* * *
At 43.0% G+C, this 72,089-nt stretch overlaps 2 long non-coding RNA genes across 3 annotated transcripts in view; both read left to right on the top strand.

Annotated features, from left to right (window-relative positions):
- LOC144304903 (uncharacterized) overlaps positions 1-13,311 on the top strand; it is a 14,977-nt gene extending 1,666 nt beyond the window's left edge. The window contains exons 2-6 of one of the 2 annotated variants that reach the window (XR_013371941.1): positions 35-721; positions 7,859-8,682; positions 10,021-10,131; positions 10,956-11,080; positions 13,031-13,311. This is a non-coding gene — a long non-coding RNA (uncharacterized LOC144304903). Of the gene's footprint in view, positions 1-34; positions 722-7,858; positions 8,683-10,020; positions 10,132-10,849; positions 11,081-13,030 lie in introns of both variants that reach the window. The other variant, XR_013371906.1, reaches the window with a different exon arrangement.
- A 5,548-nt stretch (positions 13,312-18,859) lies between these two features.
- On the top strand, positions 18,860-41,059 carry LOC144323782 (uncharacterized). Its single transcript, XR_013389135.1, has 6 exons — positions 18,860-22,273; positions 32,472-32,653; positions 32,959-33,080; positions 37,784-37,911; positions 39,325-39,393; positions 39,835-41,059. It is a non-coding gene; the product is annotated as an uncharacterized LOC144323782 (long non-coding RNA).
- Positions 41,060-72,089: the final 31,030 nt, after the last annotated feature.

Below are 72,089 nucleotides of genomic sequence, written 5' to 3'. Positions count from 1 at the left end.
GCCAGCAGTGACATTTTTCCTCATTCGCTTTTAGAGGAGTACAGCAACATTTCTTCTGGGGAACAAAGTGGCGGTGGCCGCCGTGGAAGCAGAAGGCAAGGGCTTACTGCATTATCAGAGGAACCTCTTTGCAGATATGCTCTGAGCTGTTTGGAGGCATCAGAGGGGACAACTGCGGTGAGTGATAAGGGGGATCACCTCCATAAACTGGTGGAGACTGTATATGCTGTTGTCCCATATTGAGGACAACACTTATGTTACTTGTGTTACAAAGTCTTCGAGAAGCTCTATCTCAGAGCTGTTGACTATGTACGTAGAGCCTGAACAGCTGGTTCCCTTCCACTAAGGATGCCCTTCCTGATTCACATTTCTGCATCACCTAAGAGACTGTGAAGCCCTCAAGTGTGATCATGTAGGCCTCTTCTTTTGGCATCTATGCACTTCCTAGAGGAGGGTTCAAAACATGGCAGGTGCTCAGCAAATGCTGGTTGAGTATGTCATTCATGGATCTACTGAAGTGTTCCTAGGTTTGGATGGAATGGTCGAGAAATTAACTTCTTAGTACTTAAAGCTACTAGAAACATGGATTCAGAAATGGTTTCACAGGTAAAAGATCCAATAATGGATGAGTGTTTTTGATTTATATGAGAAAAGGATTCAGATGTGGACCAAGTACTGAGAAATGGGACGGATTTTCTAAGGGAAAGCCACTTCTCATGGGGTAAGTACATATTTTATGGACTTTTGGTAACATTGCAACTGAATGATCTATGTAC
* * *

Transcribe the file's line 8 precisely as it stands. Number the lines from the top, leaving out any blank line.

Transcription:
GCCAGCAGTGACATTTTTCCTCATTCGCTTTTAGAGGAGTACAGCAACATTTCTTCTGGGGAACAAAGTGGCGGTGGCCGCCGTGGAAGCAGAAGGCAAGGGCTTACTGCATTATCAGAGGAACCTCTTTGCAGATATGCTCTGAGCTGTTTGGAGGCATCAGAGGGGACAACTGCGGTGAGTGATAAGGGGGATCACCTCCATAAACTGGTGGAGACTGTATATGCTGTTGTCCCATATTGAGGACAACACTTATGTTACTTGTGTTACAAAGTCTTCGAGAAGCTCTATCTCAGAGCTGTTGACTATGTACGTAGAGCCTGAACAGCTGGTTCCCTTCCACTAAGGATGCCCTTCCTGATTCACATTTCTGCATCACCTAAGAGACTGTGAAGCCCTCAAGTGTGATCATGTAGGCCTCTTCTTTTGGCATCTATGCACTTCCTAGAGGAGGGTTCAAAACATGGCAGGTGCTCAGCAAATGCTGGTTGAGTATGTCATTCATGGATCTACTGAAGTGTTCCTAGGTTTGGATGGAATGGTCGAGAAATTAACTTCTTAGTACTTAAAGCTACTAGAAACATGGATTCAGAAATGGTTTCACAGGTAAAAGATCCAATAATGGATGAGTGTTTTTGATTTATATGAGAAAAGGATTCAGATGTGGACCAAGTACTGAGAAATGGGACGGATTTTCTAAGGGAAAGCCACTTCTCATGGGGTAAGTACATATTTTATGGACTTTTGGTAACATTGCAACTGAATGATCTATGTAC